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Birds, not just mammals, copy yawns

Date:
May 28, 2015
Source:
Springer Science+Business Media
Summary:
Have you ever caught yourself yawning right after someone else did? The same happens to budgies. Biologists have just noted that contagious yawning also occurs between members of a bird species. Contagious yawning was previously thought only to occur between humans, domestic dogs, chimpanzees and a type of rodent aptly called the high-yawning Sprague-Dawley rat.
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Melopsittacus undulates.
Credit: Andrew Gallup

Have you ever caught yourself yawning right after someone else did? The same happens to budgies, says Andrew Gallup of State University of New York in the US. His research team is the first to note that contagious yawning also occurs between members of a bird species. Thus far, it has only been known to happen with a few mammals. The results are published in Springer's journal Animal Cognition.

Contagious yawning was previously thought only to occur between humans, domestic dogs, chimpanzees and a type of rodent aptly called the high-yawning Sprague-Dawley rat.

"To date, this is the first experimental evidence of contagious yawning in a non-mammalian species," says study leader Gallup. Budgies are of Australian origin and are often kept in cages as pets.

The findings that contagious yawning occurs between budgerigars (Melopsittacus undulatus), also known as parakeets, in a controlled laboratory setting corroborate a previous observation of the same thing happening in a flock of these social parrots. In the wild, these birds form lasting bonds within breeding pairs and interact within coordinated flocks throughout the year. In a laboratory setting, budgies are known to automatically imitate video stimuli shown to them.

Gallup's team conducted two experiments. In the first, 16 birds were paired in adjacent cages with and without barriers blocking their view. If contagious, yawns should be clustered in time only when the birds can see another. In the second experiment, the same birds were shown separate video clips of a budgie yawning and not yawning.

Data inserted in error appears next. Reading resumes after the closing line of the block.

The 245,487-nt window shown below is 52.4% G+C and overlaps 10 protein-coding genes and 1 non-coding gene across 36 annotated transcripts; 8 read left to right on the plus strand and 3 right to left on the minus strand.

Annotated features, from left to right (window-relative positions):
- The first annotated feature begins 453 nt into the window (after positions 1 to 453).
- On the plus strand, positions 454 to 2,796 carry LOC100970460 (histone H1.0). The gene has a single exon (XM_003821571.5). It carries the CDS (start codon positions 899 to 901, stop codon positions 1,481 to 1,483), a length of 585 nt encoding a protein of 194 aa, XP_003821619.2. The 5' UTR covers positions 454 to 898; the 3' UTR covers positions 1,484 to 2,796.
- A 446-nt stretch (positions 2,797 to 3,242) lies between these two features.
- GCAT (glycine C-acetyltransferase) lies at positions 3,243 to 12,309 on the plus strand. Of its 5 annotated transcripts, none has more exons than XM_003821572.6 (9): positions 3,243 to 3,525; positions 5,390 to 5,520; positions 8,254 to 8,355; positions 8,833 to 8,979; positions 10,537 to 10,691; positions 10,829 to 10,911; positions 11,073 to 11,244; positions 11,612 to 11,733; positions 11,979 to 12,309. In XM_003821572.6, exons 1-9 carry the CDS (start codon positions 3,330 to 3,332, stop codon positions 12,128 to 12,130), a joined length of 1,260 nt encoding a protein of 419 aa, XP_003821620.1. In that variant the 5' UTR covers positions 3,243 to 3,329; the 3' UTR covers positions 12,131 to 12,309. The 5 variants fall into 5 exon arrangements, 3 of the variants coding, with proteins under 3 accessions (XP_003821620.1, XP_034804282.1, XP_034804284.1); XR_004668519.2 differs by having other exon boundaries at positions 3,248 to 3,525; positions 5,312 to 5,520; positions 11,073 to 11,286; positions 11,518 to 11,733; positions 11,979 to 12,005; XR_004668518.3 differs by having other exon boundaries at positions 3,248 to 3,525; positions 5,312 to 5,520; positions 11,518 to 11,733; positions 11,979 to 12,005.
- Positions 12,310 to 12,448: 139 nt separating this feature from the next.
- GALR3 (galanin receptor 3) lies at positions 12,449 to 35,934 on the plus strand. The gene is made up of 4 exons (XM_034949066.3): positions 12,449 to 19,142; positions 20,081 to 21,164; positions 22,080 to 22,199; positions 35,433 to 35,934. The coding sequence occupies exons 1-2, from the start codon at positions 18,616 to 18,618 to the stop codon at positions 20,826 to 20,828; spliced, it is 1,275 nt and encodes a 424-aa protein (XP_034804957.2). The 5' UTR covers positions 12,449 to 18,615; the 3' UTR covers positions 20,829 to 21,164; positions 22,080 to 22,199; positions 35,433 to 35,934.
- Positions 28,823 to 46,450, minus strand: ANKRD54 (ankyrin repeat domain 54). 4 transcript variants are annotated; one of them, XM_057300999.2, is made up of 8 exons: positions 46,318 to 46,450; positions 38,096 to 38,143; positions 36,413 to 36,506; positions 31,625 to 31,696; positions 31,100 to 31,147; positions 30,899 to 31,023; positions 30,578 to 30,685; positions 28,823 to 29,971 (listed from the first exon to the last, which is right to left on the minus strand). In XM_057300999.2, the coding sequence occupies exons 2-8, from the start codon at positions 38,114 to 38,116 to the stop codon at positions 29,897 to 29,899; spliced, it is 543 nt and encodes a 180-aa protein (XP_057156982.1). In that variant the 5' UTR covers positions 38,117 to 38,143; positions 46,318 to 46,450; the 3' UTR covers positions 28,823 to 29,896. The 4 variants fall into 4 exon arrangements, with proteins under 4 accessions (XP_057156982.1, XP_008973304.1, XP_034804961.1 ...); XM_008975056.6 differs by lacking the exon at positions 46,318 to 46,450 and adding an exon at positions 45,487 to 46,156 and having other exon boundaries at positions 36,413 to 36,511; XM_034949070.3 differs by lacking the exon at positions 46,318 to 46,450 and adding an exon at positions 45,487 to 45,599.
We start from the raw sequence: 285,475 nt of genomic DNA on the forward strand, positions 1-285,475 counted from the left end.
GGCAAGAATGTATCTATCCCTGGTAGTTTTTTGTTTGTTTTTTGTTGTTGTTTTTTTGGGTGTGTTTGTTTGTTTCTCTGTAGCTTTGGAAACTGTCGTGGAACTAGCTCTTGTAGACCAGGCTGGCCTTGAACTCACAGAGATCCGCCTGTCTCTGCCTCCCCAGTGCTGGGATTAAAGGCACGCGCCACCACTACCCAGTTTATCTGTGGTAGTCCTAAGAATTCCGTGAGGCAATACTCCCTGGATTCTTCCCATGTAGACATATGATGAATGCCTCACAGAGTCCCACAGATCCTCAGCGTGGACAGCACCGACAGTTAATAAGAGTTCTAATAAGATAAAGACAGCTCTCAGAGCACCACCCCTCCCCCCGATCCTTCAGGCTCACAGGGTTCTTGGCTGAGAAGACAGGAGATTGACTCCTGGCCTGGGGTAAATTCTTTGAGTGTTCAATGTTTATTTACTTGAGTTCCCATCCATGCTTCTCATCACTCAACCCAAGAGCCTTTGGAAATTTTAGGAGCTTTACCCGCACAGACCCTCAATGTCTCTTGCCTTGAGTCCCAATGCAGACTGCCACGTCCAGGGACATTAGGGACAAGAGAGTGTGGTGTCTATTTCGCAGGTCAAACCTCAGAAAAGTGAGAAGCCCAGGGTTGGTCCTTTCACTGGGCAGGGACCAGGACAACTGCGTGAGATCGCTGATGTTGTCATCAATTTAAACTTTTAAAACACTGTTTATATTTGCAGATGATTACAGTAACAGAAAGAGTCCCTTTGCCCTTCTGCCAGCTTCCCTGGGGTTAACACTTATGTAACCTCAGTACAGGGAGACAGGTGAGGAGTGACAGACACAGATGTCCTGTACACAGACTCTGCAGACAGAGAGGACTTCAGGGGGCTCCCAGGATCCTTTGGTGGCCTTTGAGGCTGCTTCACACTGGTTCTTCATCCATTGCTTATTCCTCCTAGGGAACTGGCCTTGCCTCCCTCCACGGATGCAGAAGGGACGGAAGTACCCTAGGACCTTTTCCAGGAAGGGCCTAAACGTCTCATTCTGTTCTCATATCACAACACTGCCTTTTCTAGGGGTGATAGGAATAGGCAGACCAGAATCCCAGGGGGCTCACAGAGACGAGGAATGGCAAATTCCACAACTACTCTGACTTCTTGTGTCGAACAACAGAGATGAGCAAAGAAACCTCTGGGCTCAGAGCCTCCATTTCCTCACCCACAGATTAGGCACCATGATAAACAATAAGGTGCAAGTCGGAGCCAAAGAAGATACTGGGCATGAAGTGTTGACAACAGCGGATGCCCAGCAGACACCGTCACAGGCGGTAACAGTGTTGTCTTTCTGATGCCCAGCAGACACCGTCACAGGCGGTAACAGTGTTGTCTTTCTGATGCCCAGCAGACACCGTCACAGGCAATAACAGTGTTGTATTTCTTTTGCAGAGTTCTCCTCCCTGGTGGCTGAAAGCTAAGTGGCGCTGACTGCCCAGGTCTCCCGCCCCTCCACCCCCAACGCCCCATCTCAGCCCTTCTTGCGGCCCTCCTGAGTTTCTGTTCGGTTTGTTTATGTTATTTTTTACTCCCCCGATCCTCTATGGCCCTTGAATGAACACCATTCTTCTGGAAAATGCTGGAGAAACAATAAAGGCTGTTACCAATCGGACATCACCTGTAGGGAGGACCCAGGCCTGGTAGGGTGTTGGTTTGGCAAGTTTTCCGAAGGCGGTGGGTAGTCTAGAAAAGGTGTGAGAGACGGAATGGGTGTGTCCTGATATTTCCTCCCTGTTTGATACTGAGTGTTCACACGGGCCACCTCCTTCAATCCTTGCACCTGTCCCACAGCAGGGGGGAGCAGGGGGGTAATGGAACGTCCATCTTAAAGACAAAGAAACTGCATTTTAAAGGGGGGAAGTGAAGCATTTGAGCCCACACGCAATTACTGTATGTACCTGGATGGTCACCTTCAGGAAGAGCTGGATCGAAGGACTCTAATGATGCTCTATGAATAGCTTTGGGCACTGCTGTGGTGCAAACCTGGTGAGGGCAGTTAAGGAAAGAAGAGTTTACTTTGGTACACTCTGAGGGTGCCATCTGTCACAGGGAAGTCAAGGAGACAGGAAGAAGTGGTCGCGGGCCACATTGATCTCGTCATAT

Yawning was found to occur three times as often within a five-minute window when the birds could see one another than when their view was blocked from the other bird. When they were viewing video clips of another budgie yawning, yawns occurred twice as often. This response was not the result of stress or anxiety.

The researchers believe that contagious yawning is more than just an involuntary action, but is rather a primitive form of showing empathy. It has for instance been found that it is more common among people who are deemed to be more empathic. Thanks to a process called emotional contagion or state matching, contagious yawning occurs when a person thinks about or senses someone else carrying out this somewhat drowsy action.

Birds are known to have certain emphatic responses. Gallup therefore proposes that since contagious yawns can be experimentally manipulated, budgies could be used as a good model to explore other primitive forms of empathic processing in birds.


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Journal Reference:

  1. Andrew C. Gallup, Lexington Swartwood, Janine Militello, Serena Sackett. Experimental evidence of contagious yawning in budgerigars (Melopsittacus undulatus). Animal Cognition, 2015; DOI: 10.1007/s10071-015-0873-1

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Springer Science+Business Media. "Birds, not just mammals, copy yawns." ScienceDaily. ScienceDaily, 28 May 2015. <www.sciencedaily.com/releases/2015/05/150528083830.htm>.
Springer Science+Business Media. (2015, May 28). Birds, not just mammals, copy yawns. ScienceDaily. Retrieved May 8, 2017 from www.sciencedaily.com/releases/2015/05/150528083830.htm
Springer Science+Business Media. "Birds, not just mammals, copy yawns." ScienceDaily. www.sciencedaily.com/releases/2015/05/150528083830.htm (accessed May 8, 2017).